Dear Maisara Sassi , We thank you for your support and your excellent questions. We do aim with this project to maximize dollars spent by integrating several modes of intervention – humanitarian aid, social cohesion, sustainable energy, and youth engagement – into a unified process. Thank you for this question regarding risk and protection. Risk mitigation is of the utmost importance when operating in Yemen, and especially Taiz. The risks involved in this project may be divided into four types: (1) risk of material loss; (2) risk of harm to beneficiaries; (3) risk of harm to implementers; and (4) risk of deviation from the implementation plan. We can briefly address each of these. First, regarding risk of material loss, @Ata Akil was astute in asking this question below, and we provided an initial overview of how we are approaching this risk. The second risk, of harm to beneficiaries, is most important and multifaceted. Among others, risks of harm include physical harm, economic harm, psychosocial harm, and risks particular to gender dynamics. Regarding risks of physical harm, we will select target areas of Taiz that have remained stable and can be expected to remain stable, constantly monitoring the situation. This also means ensuring that we operate in a space of contiguous stability – meaning beneficiaries do not have to move from one area of control to another. Any changes in the situation on the ground will necessitate a shelter-in-place response, and all participants will be alerted not to move from safe locations for the purpose of project activities. But physical harm is not only present because of the conflict. We will also need to ensure safety of youth who will install solar panels, for example, by incorporating safety tests into the training process. Additionally, ICRD will work with YWC to develop a mechanism for Accountability to Affected Populations, which includes third-party engagement with targeted beneficiaries that allows for open feedback around project implementation. This will help to ensure project decisions are inclusive and not inadvertently creating dynamics that exacerbate existing tensions. The third risk, of harm to implementers, can be mitigated in a manner similar to mitigation of the second risk, by continually monitoring the security situation and not moving for the purpose of project activities when insecurity is heightened. The fourth risk, of deviation from the implementation plan, is inevitable in a space like Taiz. With this in mind, the project design has built-in flexibility, not pre-determining end recipients and users: The process of selecting participants and social institutions to receive solar will entail a heavy engagement from communities and potential beneficiaries. This grassroots process necessarily means variability, but is important for ensuring that the intervention is responsive to local needs. Regarding your excellent question about scale, we can provide preliminary estimates. Imagining a budget of $160,000 that can be directly put into implementation (i.e., excluding organizational costs), we estimate the following: -80 youth (40 Neighbors and 40 PEIDs) can be trained on electrical trade skills and solar installation -160 individuals (80 Neighbors and 80 PEIDs) can participate in ~8 community dialogues -4 solar installations of 15-20 kWp can be built to benefit 4 social-service providers -Depending on the social service providers (selected through community dialogues), we expect thenumber of indirect beneficiaries benefiting from increased social-service production to be hundreds of PEIDs and Neighbors.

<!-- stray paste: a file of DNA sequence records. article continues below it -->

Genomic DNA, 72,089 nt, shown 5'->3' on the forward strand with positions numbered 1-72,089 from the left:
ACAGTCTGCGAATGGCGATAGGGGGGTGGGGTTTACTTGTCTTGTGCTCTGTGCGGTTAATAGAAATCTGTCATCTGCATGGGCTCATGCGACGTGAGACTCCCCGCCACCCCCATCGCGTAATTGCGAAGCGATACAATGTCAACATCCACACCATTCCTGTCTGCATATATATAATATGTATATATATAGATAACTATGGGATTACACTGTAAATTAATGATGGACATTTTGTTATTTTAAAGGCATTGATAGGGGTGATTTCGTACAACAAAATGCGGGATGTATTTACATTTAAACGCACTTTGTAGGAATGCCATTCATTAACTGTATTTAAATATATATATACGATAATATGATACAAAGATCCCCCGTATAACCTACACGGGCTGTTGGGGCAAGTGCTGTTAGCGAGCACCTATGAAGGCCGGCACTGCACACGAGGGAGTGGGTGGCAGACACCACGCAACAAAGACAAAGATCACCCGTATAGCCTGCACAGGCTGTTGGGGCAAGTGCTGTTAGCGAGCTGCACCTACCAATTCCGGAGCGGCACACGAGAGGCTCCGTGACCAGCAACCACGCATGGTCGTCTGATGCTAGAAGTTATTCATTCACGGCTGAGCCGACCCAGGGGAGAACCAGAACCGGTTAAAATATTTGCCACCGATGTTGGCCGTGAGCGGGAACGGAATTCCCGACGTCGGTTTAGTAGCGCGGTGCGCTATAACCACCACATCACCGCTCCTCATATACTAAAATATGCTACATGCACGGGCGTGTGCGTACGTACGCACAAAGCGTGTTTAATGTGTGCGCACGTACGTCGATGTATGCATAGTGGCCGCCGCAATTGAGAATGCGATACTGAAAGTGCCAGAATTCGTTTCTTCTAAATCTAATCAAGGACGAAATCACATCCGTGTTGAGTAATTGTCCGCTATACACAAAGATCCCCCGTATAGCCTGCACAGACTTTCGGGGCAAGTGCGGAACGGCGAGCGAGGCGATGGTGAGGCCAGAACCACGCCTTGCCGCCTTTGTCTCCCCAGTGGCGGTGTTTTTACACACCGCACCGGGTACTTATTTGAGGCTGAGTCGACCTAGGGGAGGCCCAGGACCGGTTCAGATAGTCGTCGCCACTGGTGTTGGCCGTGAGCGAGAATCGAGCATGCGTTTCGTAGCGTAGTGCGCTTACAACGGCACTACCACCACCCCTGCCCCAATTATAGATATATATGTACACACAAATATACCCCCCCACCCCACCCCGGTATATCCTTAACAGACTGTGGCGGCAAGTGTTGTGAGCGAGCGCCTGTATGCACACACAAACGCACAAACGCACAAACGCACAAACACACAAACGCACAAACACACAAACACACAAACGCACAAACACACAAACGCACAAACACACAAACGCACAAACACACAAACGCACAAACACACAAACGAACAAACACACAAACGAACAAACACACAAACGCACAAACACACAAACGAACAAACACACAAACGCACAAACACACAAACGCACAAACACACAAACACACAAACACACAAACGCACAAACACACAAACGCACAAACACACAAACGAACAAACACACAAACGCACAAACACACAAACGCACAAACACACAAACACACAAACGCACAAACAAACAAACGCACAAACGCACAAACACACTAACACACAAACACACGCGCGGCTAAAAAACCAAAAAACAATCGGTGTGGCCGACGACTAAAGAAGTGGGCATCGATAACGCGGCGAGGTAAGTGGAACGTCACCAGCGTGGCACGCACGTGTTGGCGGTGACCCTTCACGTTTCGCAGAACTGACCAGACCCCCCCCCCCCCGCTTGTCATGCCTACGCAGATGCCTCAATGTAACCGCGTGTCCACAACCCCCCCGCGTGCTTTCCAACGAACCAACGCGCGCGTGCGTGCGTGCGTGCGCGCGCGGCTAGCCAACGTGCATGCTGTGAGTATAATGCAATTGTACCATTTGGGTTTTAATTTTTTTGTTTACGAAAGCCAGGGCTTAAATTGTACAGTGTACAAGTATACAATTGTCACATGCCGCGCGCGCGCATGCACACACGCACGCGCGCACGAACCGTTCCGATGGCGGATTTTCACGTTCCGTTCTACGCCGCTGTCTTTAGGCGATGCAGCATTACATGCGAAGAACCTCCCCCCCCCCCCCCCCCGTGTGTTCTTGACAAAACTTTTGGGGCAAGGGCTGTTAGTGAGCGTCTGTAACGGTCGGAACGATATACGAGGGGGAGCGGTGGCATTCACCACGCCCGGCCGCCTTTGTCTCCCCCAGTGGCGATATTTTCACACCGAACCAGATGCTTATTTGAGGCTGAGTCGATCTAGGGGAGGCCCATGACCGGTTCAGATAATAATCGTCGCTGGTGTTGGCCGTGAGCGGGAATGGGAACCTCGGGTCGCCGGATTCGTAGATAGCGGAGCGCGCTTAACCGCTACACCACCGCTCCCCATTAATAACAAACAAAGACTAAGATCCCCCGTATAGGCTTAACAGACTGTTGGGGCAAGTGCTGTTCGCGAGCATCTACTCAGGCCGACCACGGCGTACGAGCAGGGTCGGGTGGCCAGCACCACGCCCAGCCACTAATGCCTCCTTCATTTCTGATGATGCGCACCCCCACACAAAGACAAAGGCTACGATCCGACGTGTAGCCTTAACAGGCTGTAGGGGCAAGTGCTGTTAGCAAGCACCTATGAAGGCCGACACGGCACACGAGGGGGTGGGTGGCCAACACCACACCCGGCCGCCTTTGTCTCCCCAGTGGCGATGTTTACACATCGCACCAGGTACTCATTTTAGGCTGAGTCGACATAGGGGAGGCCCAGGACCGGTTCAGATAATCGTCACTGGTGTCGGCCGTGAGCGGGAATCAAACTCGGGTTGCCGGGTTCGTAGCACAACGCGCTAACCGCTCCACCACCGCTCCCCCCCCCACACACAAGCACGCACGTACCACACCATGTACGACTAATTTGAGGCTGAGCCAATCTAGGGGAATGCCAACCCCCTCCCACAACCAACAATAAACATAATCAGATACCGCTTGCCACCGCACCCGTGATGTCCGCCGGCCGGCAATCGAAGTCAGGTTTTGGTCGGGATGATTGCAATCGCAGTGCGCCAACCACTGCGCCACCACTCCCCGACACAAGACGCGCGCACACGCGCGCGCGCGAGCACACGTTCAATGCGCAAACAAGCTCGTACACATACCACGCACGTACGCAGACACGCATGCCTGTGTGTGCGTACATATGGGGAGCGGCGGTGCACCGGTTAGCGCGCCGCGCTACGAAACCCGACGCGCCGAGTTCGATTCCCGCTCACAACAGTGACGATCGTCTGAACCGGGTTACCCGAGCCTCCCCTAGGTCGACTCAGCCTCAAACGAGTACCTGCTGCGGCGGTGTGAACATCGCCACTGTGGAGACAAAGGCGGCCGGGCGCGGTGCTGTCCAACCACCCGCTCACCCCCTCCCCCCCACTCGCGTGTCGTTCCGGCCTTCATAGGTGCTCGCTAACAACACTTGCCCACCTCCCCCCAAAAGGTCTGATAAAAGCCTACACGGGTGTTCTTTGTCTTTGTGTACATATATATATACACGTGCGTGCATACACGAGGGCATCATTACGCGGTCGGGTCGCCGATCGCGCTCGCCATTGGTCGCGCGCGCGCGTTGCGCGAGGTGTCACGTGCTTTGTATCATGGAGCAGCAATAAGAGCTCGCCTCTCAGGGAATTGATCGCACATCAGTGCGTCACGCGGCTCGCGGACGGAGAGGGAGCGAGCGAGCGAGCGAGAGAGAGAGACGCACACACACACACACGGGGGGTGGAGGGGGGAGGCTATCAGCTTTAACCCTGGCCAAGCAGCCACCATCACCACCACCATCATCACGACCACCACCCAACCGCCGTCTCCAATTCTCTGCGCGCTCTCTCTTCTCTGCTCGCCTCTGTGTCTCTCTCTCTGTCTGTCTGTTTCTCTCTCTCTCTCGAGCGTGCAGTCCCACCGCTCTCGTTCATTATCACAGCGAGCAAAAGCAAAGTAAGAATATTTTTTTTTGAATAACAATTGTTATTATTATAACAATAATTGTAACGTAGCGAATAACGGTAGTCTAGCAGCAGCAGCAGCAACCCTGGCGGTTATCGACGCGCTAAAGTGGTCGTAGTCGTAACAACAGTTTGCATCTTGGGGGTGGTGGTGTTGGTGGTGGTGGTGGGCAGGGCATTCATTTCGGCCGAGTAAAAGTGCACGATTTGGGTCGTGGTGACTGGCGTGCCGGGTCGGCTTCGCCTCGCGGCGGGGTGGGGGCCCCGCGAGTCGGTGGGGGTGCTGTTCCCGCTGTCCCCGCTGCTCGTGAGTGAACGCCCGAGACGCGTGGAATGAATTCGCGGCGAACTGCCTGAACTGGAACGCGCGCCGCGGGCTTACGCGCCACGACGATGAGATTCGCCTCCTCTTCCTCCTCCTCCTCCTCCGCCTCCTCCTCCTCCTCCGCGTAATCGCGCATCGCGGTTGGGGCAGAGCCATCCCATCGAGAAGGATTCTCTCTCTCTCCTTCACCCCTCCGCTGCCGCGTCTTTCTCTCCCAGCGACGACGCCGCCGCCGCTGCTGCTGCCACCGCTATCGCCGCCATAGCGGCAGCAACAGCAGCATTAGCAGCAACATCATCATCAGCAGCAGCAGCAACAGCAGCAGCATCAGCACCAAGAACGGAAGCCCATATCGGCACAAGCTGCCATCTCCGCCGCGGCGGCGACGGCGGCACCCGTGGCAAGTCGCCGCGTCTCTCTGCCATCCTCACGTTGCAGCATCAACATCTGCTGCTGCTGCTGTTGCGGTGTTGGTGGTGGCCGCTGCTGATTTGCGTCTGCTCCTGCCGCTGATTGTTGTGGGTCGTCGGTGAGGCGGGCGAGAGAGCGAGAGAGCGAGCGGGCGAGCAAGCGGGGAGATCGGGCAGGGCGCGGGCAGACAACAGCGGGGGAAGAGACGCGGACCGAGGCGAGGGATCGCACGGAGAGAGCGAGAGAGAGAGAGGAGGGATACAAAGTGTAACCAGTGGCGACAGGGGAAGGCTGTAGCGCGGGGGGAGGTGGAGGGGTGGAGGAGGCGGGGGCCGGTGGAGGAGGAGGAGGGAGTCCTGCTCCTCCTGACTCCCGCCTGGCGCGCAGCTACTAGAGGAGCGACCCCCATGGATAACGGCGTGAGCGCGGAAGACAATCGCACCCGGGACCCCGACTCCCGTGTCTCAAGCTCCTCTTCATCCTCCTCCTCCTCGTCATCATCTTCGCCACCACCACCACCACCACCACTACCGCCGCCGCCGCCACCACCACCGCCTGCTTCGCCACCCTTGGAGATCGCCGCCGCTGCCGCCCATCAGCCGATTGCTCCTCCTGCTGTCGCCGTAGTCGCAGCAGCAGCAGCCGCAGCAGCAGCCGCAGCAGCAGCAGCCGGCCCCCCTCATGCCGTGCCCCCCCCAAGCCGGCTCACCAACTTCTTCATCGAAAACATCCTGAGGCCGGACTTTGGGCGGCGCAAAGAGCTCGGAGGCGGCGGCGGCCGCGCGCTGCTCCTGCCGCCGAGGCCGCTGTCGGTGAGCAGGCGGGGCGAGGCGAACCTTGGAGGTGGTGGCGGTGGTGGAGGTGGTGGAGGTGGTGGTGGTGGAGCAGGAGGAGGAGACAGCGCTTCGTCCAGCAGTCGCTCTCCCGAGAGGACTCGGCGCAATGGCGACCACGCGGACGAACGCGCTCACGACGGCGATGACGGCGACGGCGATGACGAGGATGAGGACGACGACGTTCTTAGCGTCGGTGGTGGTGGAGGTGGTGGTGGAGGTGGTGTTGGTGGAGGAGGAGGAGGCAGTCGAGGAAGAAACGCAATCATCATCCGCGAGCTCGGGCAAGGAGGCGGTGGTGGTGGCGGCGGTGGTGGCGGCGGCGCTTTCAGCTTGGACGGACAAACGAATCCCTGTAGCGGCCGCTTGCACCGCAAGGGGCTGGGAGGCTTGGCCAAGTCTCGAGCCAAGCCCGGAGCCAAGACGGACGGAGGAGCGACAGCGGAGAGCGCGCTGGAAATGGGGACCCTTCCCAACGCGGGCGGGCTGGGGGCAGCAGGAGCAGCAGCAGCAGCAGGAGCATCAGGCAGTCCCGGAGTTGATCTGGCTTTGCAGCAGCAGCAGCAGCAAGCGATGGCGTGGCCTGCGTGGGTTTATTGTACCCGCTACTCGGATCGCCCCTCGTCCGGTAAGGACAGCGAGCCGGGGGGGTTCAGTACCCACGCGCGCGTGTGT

With cholera and access to clean water being a major issue in Yemen, we are excited by this effort to increase safe access to water. Can you clarify your plan for rollout of the product and who will have an opportunity to use OmniVis?
Additionally, YWC is happy to facilitate any contacts in Taiz that may be helpful for implementation.
Yemen Without Conflict & ICRD
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